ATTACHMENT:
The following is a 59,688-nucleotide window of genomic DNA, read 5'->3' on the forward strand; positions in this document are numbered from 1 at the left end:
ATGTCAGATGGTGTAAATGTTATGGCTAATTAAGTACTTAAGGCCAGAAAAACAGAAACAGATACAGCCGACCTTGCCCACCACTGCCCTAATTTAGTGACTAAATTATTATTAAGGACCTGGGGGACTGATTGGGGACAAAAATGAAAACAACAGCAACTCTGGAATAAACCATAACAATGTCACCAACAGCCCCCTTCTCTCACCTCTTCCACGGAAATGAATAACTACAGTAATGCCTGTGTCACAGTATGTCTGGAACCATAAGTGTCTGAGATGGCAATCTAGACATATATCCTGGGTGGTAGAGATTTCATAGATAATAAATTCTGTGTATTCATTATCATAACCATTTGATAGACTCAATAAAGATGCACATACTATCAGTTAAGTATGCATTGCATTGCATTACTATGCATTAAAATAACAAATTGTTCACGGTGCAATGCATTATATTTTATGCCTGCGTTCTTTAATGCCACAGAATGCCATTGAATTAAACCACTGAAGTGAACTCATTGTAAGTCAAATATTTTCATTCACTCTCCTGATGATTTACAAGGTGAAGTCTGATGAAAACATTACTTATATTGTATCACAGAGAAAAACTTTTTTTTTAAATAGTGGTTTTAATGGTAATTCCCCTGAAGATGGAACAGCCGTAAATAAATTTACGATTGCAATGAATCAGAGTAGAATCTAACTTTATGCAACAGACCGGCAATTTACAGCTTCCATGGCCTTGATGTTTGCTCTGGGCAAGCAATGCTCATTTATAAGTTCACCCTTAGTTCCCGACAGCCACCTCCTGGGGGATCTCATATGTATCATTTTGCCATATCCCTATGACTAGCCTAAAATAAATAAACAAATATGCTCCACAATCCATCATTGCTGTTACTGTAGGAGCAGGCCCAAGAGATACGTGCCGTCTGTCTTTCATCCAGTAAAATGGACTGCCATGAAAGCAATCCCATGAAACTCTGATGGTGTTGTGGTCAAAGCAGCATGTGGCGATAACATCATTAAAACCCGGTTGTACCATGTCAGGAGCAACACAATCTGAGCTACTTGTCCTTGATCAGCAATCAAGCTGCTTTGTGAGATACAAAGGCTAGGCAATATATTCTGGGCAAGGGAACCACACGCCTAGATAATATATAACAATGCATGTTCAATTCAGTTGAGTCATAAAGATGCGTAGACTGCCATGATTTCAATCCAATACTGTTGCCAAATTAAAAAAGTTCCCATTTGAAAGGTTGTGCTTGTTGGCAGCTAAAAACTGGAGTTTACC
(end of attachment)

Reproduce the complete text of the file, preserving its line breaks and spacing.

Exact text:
The following is a 59,688-nucleotide window of genomic DNA, read 5'->3' on the forward strand; positions in this document are numbered from 1 at the left end:
ATGTCAGATGGTGTAAATGTTATGGCTAATTAAGTACTTAAGGCCAGAAAAACAGAAACAGATACAGCCGACCTTGCCCACCACTGCCCTAATTTAGTGACTAAATTATTATTAAGGACCTGGGGGACTGATTGGGGACAAAAATGAAAACAACAGCAACTCTGGAATAAACCATAACAATGTCACCAACAGCCCCCTTCTCTCACCTCTTCCACGGAAATGAATAACTACAGTAATGCCTGTGTCACAGTATGTCTGGAACCATAAGTGTCTGAGATGGCAATCTAGACATATATCCTGGGTGGTAGAGATTTCATAGATAATAAATTCTGTGTATTCATTATCATAACCATTTGATAGACTCAATAAAGATGCACATACTATCAGTTAAGTATGCATTGCATTGCATTACTATGCATTAAAATAACAAATTGTTCACGGTGCAATGCATTATATTTTATGCCTGCGTTCTTTAATGCCACAGAATGCCATTGAATTAAACCACTGAAGTGAACTCATTGTAAGTCAAATATTTTCATTCACTCTCCTGATGATTTACAAGGTGAAGTCTGATGAAAACATTACTTATATTGTATCACAGAGAAAAACTTTTTTTTTAAATAGTGGTTTTAATGGTAATTCCCCTGAAGATGGAACAGCCGTAAATAAATTTACGATTGCAATGAATCAGAGTAGAATCTAACTTTATGCAACAGACCGGCAATTTACAGCTTCCATGGCCTTGATGTTTGCTCTGGGCAAGCAATGCTCATTTATAAGTTCACCCTTAGTTCCCGACAGCCACCTCCTGGGGGATCTCATATGTATCATTTTGCCATATCCCTATGACTAGCCTAAAATAAATAAACAAATATGCTCCACAATCCATCATTGCTGTTACTGTAGGAGCAGGCCCAAGAGATACGTGCCGTCTGTCTTTCATCCAGTAAAATGGACTGCCATGAAAGCAATCCCATGAAACTCTGATGGTGTTGTGGTCAAAGCAGCATGTGGCGATAACATCATTAAAACCCGGTTGTACCATGTCAGGAGCAACACAATCTGAGCTACTTGTCCTTGATCAGCAATCAAGCTGCTTTGTGAGATACAAAGGCTAGGCAATATATTCTGGGCAAGGGAACCACACGCCTAGATAATATATAACAATGCATGTTCAATTCAGTTGAGTCATAAAGATGCGTAGACTGCCATGATTTCAATCCAATACTGTTGCCAAATTAAAAAAGTTCCCATTTGAAAGGTTGTGCTTGTTGGCAGCTAAAAACTGGAGTTTACC